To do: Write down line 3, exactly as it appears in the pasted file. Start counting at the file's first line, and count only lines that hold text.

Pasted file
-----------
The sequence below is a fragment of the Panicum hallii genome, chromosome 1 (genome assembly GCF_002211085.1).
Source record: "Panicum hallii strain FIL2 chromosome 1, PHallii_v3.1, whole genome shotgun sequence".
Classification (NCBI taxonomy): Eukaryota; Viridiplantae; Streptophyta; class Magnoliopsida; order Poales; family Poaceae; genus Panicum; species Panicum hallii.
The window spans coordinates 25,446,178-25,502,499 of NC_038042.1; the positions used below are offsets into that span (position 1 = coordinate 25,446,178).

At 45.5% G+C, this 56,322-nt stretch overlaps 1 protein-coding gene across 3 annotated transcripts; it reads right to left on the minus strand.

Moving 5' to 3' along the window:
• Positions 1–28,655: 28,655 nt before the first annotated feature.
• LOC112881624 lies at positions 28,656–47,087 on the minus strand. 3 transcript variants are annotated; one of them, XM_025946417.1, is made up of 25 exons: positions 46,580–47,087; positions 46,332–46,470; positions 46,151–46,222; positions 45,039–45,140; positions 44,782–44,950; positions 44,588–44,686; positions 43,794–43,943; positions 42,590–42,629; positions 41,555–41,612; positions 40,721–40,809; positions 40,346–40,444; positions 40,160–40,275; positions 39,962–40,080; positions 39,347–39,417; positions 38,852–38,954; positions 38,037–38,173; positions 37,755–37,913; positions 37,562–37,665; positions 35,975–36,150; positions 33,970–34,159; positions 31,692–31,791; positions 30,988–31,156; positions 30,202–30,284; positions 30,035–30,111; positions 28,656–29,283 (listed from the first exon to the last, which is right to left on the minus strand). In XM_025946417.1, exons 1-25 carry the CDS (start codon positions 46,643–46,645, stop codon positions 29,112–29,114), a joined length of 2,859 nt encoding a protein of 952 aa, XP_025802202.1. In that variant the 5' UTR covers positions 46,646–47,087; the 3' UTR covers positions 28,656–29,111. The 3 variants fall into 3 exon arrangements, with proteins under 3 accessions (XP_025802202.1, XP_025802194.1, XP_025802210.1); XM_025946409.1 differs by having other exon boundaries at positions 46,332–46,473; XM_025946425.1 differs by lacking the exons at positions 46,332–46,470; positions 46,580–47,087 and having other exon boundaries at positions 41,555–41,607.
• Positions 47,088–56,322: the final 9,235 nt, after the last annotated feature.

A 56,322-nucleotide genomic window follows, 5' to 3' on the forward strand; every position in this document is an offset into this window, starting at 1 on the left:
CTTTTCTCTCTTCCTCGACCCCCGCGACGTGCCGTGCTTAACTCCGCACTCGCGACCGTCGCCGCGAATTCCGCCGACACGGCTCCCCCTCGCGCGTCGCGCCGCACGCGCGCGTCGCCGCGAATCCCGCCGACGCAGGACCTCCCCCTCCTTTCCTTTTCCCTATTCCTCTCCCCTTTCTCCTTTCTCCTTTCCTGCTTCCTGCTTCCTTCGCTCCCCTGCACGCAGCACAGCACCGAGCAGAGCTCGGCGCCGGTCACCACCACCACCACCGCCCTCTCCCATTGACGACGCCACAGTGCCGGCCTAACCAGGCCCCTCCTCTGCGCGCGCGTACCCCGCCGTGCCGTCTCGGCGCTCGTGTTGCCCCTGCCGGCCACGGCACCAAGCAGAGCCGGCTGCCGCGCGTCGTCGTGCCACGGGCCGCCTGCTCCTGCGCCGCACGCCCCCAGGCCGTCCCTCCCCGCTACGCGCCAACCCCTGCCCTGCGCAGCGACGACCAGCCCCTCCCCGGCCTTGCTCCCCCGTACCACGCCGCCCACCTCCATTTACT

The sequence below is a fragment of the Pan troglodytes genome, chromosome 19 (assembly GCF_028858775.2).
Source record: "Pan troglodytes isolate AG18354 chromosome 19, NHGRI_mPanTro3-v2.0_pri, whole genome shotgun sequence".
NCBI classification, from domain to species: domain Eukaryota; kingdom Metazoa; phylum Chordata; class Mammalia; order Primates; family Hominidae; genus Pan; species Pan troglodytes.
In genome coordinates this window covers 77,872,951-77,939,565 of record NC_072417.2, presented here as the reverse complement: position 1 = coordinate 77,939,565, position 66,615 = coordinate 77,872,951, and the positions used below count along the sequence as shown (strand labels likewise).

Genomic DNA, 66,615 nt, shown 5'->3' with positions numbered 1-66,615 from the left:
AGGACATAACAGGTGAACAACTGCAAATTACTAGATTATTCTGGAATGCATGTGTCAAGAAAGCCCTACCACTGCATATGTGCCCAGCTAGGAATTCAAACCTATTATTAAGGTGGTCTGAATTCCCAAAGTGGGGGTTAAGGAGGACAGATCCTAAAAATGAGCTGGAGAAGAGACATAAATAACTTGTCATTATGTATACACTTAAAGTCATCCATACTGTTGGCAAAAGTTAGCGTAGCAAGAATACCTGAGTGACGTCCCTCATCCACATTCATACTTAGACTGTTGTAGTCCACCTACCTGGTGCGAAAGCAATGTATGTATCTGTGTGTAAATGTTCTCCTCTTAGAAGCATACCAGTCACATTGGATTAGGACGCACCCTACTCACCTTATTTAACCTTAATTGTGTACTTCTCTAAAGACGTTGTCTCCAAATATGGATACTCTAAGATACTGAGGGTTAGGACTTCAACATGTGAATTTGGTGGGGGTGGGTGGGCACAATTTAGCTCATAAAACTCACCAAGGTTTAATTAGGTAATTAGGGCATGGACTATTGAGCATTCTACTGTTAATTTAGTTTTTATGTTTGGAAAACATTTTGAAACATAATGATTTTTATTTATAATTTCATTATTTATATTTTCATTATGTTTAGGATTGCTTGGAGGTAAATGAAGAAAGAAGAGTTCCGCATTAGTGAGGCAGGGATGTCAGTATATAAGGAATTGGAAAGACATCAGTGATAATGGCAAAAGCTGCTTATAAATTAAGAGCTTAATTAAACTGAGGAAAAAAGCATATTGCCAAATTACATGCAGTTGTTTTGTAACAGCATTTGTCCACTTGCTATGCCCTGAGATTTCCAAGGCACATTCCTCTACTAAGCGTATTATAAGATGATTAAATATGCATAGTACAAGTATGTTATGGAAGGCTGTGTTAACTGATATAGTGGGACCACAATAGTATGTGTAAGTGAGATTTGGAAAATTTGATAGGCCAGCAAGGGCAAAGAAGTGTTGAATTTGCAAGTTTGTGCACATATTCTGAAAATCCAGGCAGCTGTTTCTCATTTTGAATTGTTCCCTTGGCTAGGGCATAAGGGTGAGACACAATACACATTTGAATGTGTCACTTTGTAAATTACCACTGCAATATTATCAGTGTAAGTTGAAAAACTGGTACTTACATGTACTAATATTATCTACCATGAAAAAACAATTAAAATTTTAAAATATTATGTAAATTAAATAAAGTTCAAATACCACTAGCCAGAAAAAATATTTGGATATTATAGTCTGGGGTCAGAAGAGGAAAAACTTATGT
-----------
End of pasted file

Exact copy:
Classification (NCBI taxonomy): Eukaryota; Viridiplantae; Streptophyta; class Magnoliopsida; order Poales; family Poaceae; genus Panicum; species Panicum hallii.